# Fair division

Fair division is the problem of dividing a set of resources among several people who have an entitlement to them, such that each person receives his/her due share. This problem arises in various real-world settings, such as: division of inheritance, partnership dissolutions, divorce settlements, electronic frequency allocation, airport traffic management, and exploitation of Earth Observation Satellites. This is an active research area in Mathematics, Economics (especially Social choice theory), Game theory, Dispute resolution, and more. The central tenet of fair division is that such a division should be performed by the players themselves, maybe using a mediator but certainly not an arbiter as only the players really know how they value the goods.

The archetypal fair division algorithm is Divide and choose. It demonstrates that two agents with different tastes can divide a cake such that each of them believes that he got the best piece. The research in fair division can be seen as an extension of this procedure to various more complex settings.

There are many different kinds of fair division problems, depending on the nature of goods to divide, the criteria for fairness, the nature of the players and their preferences, and other criteria for evaluating the quality of the division.

## Things that can be divided

Formally, a fair division problem is defined by a set ${\displaystyle X}$ and a group of ${\displaystyle n}$ players. A division is a partition of ${\displaystyle X}$ into ${\displaystyle n}$ disjoint subsets: ${\displaystyle X=X_{1}\sqcup X_{2}\sqcup \cdots \sqcup X_{n}}$, one subset per player.

The set ${\displaystyle X}$ can be of various types:

• X may be a finite set of indivisible items, for example: ${\displaystyle X=\{piano,car,apartment\}}$, such that each item should be given entirely to a single person.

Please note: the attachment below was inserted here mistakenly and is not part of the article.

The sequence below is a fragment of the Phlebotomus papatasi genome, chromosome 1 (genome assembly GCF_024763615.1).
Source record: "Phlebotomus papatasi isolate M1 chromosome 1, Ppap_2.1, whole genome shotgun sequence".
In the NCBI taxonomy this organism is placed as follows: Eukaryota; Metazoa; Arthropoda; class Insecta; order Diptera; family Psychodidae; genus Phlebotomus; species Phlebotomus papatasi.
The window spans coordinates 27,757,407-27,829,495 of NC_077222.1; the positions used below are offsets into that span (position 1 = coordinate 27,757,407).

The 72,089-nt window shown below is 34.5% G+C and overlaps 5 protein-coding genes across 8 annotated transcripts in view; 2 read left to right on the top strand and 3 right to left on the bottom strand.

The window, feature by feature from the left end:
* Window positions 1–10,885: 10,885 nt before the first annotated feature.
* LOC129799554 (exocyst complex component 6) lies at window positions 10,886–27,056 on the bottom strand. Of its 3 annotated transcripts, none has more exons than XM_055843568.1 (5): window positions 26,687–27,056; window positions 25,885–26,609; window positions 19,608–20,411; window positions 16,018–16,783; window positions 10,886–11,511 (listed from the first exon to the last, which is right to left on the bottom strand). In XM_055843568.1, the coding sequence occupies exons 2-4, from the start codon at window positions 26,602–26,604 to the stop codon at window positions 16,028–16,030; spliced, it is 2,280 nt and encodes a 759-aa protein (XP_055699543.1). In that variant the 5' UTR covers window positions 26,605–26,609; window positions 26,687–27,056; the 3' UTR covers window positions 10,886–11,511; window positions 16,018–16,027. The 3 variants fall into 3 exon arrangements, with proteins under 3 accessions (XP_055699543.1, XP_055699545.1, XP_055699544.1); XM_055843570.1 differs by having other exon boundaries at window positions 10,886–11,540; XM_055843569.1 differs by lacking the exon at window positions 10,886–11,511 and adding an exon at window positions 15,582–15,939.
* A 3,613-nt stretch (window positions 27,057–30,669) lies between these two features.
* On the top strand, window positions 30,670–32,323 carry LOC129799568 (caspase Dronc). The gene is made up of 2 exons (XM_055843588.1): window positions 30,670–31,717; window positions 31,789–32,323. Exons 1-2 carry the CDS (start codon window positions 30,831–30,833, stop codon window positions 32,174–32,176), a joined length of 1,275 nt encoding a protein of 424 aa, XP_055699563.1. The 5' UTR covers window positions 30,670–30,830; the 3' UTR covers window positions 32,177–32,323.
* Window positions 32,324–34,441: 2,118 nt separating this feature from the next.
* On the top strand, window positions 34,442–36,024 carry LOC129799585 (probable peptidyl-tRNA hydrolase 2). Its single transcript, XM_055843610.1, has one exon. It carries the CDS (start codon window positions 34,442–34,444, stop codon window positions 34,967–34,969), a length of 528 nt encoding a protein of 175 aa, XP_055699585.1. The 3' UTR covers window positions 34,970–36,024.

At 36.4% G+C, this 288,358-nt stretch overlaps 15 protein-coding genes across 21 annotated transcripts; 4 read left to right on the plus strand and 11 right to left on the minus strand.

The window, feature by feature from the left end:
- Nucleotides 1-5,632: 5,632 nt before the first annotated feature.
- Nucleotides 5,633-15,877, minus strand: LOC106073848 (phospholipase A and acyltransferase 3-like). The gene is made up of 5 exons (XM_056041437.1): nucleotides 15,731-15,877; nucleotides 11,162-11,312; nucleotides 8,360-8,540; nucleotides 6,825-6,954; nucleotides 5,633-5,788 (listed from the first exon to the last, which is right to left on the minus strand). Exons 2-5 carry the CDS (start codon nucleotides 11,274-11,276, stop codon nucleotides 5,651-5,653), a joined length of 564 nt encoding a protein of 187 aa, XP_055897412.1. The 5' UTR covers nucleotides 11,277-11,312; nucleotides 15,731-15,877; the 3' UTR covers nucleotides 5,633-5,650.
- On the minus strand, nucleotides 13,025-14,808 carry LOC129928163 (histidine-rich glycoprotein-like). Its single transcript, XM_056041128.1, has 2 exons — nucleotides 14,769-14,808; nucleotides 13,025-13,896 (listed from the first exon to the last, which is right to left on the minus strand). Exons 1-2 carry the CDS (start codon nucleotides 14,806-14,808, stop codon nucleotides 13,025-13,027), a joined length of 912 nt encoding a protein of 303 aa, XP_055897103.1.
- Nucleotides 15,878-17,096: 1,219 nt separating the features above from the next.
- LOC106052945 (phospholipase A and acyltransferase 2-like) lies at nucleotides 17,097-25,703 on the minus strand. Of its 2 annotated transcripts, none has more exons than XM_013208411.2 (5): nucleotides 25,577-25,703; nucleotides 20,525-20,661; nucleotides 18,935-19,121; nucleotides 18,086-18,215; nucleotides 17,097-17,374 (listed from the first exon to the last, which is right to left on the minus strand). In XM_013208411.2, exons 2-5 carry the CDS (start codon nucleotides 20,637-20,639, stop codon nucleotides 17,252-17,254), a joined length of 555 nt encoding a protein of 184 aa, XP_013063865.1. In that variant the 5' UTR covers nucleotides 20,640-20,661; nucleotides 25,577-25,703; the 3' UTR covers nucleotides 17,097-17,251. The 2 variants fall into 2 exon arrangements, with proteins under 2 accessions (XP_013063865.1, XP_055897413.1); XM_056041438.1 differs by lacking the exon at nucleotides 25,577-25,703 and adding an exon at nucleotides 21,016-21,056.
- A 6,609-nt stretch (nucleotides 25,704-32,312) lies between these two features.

• X may be an infinite set representing a divisible resource, for example: money, or a cake. Mathematically, a divisible resource is often modeled as a subset of a real space, for example, the section [0,1] may represent a long narrow cake, that has to be cut into parallel pieces. The unit disk may represent an apple pie.

Additionally, the set to be divided may be:

• homogeneous – such as money, where only the amount matters, or
• heterogeneous – such as a cake that may have different ingredients, different icings, etc.

Finally, it is common to make some assumptions about whether the items to be divided are:

• goods – such as a car or a cake, or
• bads – such as house chores.

Based on these distinctions, several general types of fair division problems have been studied:

Combinations and special cases are also common:

• Rental harmony (aka the housemates problem) - dividing a set of indivisible heterogeneous goods (e.g., rooms in an apartment), and simultaneously a homogeneous divisible bad (the rent on the apartment).
• Fair river sharing - dividing waters flowing in an international river among the countries along its stream.
• Fair random assignment - dividing lotteries over divisions - is especially common when allocating indivisible goods.

## Definitions of fairness

Most of what is normally called a fair division is not considered so by the theory because of the use of arbitration. This kind of situation happens quite often with mathematical theories named after real life problems. The decisions in the Talmud on entitlement when an estate is bankrupt reflect some quite complex ideas about fairness,[1] and most people would consider them fair. However they are the result of legal debates by rabbis rather than divisions according to the valuations of the claimants.

According to the Subjective theory of value, there cannot be an objective measure of the value of each item. Therefore, objective fairness is not possible, as different people may assign different values to each item. Empirical experiments on how people define the concept of fairness[2] lead to inconclusive results.

Therefore, most current research on fairness focuses on concepts of subjective fairness. Each of the ${\displaystyle n}$ people is assumed to have a personal, subjective utility function or value function, ${\displaystyle V_{i}}$, which assigns a numerical value to each subset of ${\displaystyle X}$. Often the functions are assumed to be normalized, so that every person values the empty set as 0 (${\displaystyle V_{i}(\emptyset )=0}$ for all i), and the entire set of items as 1 (${\displaystyle V_{i}(X)=1}$ for all i) if the items are desirable, and -1 if the items are undesirable. Examples are: